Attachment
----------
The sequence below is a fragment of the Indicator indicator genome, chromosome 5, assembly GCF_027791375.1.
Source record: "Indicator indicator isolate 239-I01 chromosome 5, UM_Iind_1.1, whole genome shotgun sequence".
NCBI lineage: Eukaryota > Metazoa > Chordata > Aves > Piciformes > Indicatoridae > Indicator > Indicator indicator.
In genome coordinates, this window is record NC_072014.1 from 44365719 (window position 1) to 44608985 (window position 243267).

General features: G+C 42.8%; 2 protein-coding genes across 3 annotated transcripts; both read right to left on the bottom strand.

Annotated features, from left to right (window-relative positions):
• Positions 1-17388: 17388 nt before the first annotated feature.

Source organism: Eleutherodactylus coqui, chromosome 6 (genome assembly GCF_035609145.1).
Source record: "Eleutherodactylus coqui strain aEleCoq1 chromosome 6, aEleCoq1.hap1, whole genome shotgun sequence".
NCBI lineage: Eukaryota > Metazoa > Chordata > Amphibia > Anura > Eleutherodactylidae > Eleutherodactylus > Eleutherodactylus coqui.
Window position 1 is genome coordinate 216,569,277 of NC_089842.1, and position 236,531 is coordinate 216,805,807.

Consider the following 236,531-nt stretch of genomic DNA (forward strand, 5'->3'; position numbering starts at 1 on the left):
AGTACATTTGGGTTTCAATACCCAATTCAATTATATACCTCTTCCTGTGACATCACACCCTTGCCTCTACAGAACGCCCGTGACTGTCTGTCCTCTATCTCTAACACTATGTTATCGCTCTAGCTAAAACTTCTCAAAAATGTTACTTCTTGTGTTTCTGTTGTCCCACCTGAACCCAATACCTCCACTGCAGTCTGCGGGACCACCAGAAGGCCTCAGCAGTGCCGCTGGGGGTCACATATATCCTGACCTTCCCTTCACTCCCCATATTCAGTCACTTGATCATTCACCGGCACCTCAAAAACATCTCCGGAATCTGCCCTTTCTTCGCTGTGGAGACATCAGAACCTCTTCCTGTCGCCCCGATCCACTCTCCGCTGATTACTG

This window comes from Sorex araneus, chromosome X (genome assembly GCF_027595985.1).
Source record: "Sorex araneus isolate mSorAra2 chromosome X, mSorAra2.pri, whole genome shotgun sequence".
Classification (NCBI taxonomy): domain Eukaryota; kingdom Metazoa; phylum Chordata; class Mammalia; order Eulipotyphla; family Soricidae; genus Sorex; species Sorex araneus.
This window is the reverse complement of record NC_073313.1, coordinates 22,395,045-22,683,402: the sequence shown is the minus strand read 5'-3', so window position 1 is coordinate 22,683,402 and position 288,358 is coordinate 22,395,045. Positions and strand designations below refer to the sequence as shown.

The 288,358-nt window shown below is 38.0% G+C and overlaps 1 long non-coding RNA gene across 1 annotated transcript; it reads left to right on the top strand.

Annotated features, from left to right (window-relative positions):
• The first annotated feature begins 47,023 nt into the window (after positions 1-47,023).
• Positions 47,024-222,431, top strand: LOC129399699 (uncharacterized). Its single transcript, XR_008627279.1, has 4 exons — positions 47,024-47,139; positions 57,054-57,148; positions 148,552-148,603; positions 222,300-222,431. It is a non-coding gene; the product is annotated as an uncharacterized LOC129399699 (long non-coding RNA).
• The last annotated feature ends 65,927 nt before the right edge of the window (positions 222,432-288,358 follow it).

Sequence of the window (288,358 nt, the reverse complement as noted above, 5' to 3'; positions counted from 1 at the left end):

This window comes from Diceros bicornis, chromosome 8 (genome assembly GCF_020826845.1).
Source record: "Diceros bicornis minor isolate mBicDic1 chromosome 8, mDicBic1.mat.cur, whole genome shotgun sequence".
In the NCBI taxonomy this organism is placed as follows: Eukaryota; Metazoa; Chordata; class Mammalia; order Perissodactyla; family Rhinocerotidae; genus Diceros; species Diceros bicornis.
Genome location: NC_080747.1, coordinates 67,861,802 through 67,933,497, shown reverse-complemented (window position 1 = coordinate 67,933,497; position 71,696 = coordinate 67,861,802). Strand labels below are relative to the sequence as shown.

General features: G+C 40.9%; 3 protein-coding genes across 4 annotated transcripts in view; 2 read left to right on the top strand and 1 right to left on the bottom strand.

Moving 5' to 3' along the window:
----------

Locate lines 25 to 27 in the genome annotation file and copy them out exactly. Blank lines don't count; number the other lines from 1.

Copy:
Source record: "Diceros bicornis minor isolate mBicDic1 chromosome 8, mDicBic1.mat.cur, whole genome shotgun sequence".
In the NCBI taxonomy this organism is placed as follows: Eukaryota; Metazoa; Chordata; class Mammalia; order Perissodactyla; family Rhinocerotidae; genus Diceros; species Diceros bicornis.
Genome location: NC_080747.1, coordinates 67,861,802 through 67,933,497, shown reverse-complemented (window position 1 = coordinate 67,933,497; position 71,696 = coordinate 67,861,802). Strand labels below are relative to the sequence as shown.